On 07 Sep 2012, at 12:24, benjayk wrote:

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Bruno Marchal wrote:On 28 Aug 2012, at 21:57, benjayk wrote:It seems that the Church-Turing thesis, that states that an universal turing machine can compute everything that is intuitively computable, has near universal acceptance among computer scientists.Yes indeed. I think there are two strong arguments for this. The empirical one: all attempts to define the set of computable functions have led to the same class of functions, and this despite the quite independent path leading to the definitions (from Church lambda terms, Post production systems, von Neumann machine, billiard ball, combinators, cellular automata ... up to modular functor, quantum topologies, quantum computers, etc.).OK, now I understand it better. Apparently if we express acomputation interms of a computable function we can always arrive at the samecomputablefunction using a different computation of an abitrary turing universal machine. That seems right to me.But in this case I don't get why it is often claimed that CT thesisclaimsthat all computations can be done by a universal turing machine, notmerelythat they lead to the same class of computable functions (if"converted"appriopiately).

`This is due to a theorem applying to all universal programming`

`language, or universal system. They all contain a universal machine.`

`This makes CT equivalent with the thesis that there is a universal`

`machine with respect to (intuitive) computability.`

`It entails also an intensional Church thesis. Not only all universal`

`system can compute what each others can compute, but they can compute`

`the function in the same manner. This comes from the fact that a game`

`of life pattern (say) can exist and compute the universal function of`

`some other universal system, like a lisp interpreter for example. This`

`makes all result on computations working also on the notions of`

`simulation and emulation.`

The latter is a far weaker statement, since computable functionsabstractfrom many relevant things about the machine. And even this weaker statement doesn't seem true with regards to morepowerful models like super-recursive functions, as computablefunctions justgive finite results, while super-recursive machine can give infinite/unlimited results.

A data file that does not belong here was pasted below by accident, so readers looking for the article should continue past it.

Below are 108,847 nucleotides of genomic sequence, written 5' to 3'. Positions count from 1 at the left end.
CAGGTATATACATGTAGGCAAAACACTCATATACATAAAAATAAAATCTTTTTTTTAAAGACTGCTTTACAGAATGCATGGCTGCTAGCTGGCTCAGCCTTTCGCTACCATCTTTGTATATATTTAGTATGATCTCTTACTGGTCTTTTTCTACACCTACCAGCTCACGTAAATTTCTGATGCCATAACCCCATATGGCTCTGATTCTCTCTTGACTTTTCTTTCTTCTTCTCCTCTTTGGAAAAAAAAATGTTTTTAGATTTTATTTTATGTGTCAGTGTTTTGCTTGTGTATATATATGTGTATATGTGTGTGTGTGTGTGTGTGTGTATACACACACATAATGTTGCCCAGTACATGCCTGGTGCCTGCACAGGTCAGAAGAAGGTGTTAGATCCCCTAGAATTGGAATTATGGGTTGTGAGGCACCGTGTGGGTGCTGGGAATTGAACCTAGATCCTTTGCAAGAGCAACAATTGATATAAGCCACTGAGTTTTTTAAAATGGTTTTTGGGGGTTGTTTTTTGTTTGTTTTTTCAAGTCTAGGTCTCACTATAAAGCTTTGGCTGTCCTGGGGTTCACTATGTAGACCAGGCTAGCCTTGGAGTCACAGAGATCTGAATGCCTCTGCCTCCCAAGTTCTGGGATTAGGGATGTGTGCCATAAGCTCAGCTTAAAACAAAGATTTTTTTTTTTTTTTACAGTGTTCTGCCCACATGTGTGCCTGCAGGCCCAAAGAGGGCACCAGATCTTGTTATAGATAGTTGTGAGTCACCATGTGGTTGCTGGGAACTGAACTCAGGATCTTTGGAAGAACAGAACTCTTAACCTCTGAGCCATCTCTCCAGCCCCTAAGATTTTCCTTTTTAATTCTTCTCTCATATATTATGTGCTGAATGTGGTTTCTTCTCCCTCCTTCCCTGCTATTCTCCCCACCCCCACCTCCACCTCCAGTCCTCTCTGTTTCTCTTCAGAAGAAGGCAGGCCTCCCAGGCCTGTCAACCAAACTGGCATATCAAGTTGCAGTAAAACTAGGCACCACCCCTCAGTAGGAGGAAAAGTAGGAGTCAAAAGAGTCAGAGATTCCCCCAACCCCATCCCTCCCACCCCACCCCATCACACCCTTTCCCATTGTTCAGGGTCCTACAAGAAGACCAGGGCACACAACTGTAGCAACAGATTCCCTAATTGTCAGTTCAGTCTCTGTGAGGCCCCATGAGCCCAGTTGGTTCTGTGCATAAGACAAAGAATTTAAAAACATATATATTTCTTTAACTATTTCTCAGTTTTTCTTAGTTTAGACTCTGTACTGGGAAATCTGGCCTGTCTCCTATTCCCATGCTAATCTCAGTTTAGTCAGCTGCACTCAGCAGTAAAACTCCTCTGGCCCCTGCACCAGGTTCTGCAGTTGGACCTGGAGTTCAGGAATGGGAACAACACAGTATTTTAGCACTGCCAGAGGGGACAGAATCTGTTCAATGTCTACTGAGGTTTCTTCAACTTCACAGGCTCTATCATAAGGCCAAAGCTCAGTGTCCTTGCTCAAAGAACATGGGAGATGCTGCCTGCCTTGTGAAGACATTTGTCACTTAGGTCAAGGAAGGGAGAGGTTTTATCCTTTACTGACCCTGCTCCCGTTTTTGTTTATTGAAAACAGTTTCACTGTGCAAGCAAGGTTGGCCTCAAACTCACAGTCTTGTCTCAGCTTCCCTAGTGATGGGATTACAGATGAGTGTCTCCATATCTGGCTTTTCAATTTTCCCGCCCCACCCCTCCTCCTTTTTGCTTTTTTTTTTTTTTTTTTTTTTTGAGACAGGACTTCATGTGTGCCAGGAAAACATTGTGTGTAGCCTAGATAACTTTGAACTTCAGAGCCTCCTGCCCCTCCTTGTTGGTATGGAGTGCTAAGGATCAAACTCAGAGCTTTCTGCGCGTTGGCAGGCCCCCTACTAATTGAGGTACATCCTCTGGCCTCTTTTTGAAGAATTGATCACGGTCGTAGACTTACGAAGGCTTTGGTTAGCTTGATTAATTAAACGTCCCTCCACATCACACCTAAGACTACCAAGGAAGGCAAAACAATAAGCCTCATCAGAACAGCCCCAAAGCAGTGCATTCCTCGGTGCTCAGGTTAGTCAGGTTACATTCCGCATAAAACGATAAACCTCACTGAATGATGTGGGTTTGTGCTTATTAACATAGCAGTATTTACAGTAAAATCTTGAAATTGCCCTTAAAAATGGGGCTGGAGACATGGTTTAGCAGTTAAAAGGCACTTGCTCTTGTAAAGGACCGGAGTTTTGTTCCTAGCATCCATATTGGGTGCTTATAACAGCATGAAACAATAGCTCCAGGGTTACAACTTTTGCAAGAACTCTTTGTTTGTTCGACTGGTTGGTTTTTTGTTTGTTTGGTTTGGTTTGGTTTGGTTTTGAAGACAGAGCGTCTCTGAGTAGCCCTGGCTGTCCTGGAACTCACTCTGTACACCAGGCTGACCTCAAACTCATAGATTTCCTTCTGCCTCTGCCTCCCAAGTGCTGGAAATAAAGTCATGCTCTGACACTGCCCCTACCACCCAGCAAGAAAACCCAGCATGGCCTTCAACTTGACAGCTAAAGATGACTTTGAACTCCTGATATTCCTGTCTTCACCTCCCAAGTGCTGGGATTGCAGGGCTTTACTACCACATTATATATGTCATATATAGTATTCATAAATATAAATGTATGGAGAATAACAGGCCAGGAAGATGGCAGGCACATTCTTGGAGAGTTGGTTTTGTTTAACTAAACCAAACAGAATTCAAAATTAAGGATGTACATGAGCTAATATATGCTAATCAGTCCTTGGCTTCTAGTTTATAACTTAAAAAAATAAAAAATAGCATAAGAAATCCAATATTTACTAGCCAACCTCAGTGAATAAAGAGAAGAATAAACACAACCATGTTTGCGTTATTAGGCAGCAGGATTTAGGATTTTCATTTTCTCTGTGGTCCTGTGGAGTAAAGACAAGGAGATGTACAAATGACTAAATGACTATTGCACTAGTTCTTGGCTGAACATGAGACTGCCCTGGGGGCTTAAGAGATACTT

Computability concerns finite or infinite generable things.

`Then you can weaken comp indeed, and many results remains valid, but`

`are longer to prove. I use comp and numbers as it is easier.`

Bruno Marchal wrote:The conceptual one: the class of computable functions is closed for the most transcendental operation in math: diagonalization. This is not the case for the notions of definability, provability, cardinality, etc.I don't really know what this means. Do you mean that there are just countable many computations? If yes, what has this do with whether all universal turing machines are equivalent?

`It means that the notion of computability, despite being epistemic, is`

`well defined in math. It is the only such notion. The diagnonalization`

`cannot been applied to find a new computable function already not in`

`the class of the one given by any universal machine.`

`It makes comp far more explanatively close than any concept in math`

`and physics.`

Bruno Marchal wrote:I really wonder why this is so, given that there are simple cases where we can compute something that an abitrary turing machine can not compute using a notion of computation that is not extraordinary at all (and quite relevant in reality).For example, given you have a universal turing machine A that usesthealphabet {1,0} and a universal turing machine B that uses thealphabet{-1,0,1}. Now it is quite clear that the machine A cannot directly answer any questions that relates to -1. For example it cannot directly compute-1*-1=1. Machine A can only be used to use an encoded input valueandencoded description of machine B, and give an output that is correct given the right decoding scheme. But for me this already makes clear that machine A is less computationally powerful than machine B.Church thesis concerns only the class of computable functions.Hm, maybe the wikipedia article is a bad one, since it mentionedcomputablefunctions just as means of explaining it, not as part of itsdefinition.Bruno Marchal wrote:The alphabet used by the Turing machine, having 1, 2, or enumerable alphabet does not change the class. If you dovetail on the works of 1 letter Turing machine, you will unavoidably emulate all Turing machines on all finite and enumerable letters alphabets. This can be proved. Nor does the number of tapes, and/or parallelism change that class. Of course, some machine can be very inefficient, but this, by definition, does not concern Church thesis.Even so, CT thesis makes a claim about the equivalence of machines,not ofemulability.

`It does, by the intensional CT, which follows easily by the`

`"enumeration theorem", which is the standard name asserting the`

`existence of universal machine in each such universal class of`

`computable functions.`

Why are two machines that can be used to emlate each other regardedto beequivalent?

`They are equivalment with respect of the computability/emulability`

`issue, but not on provability, knowability, sensibility, etc. Thay`

`might still argue about which movie to look on TV!`

In my view, there is a big difference between computing the same andbeingable to emulate each other. Most importantly, emulation only makessenserelative to another machine that is being emulated, and a correct interpretation.

By the intensional CT, emulation is like computation. Bruno

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